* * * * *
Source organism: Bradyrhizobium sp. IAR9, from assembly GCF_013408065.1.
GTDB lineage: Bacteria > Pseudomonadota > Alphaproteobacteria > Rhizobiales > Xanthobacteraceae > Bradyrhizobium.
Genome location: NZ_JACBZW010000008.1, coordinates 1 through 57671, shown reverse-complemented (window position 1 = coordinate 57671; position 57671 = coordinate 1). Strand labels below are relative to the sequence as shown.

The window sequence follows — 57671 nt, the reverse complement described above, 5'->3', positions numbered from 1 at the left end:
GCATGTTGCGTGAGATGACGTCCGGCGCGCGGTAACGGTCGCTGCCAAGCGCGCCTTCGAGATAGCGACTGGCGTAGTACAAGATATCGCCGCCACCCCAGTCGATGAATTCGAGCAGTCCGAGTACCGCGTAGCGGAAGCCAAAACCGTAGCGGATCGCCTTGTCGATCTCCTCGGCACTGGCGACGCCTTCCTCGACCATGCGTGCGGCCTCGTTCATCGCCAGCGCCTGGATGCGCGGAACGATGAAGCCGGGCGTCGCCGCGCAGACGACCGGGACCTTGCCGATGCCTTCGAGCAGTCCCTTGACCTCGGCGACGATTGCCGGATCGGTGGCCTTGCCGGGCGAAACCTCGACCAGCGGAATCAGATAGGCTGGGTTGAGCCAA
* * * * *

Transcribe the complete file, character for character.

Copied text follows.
Source organism: Bradyrhizobium sp. IAR9, from assembly GCF_013408065.1.
GTDB lineage: Bacteria > Pseudomonadota > Alphaproteobacteria > Rhizobiales > Xanthobacteraceae > Bradyrhizobium.
Genome location: NZ_JACBZW010000008.1, coordinates 1 through 57671, shown reverse-complemented (window position 1 = coordinate 57671; position 57671 = coordinate 1). Strand labels below are relative to the sequence as shown.

The window sequence follows — 57671 nt, the reverse complement described above, 5'->3', positions numbered from 1 at the left end:
GCATGTTGCGTGAGATGACGTCCGGCGCGCGGTAACGGTCGCTGCCAAGCGCGCCTTCGAGATAGCGACTGGCGTAGTACAAGATATCGCCGCCACCCCAGTCGATGAATTCGAGCAGTCCGAGTACCGCGTAGCGGAAGCCAAAACCGTAGCGGATCGCCTTGTCGATCTCCTCGGCACTGGCGACGCCTTCCTCGACCATGCGTGCGGCCTCGTTCATCGCCAGCGCCTGGATGCGCGGAACGATGAAGCCGGGCGTCGCCGCGCAGACGACCGGGACCTTGCCGATGCCTTCGAGCAGTCCCTTGACCTCGGCGACGATTGCCGGATCGGTGGCCTTGCCGGGCGAAACCTCGACCAGCGGAATCAGATAGGCTGGGTTGAGCCAA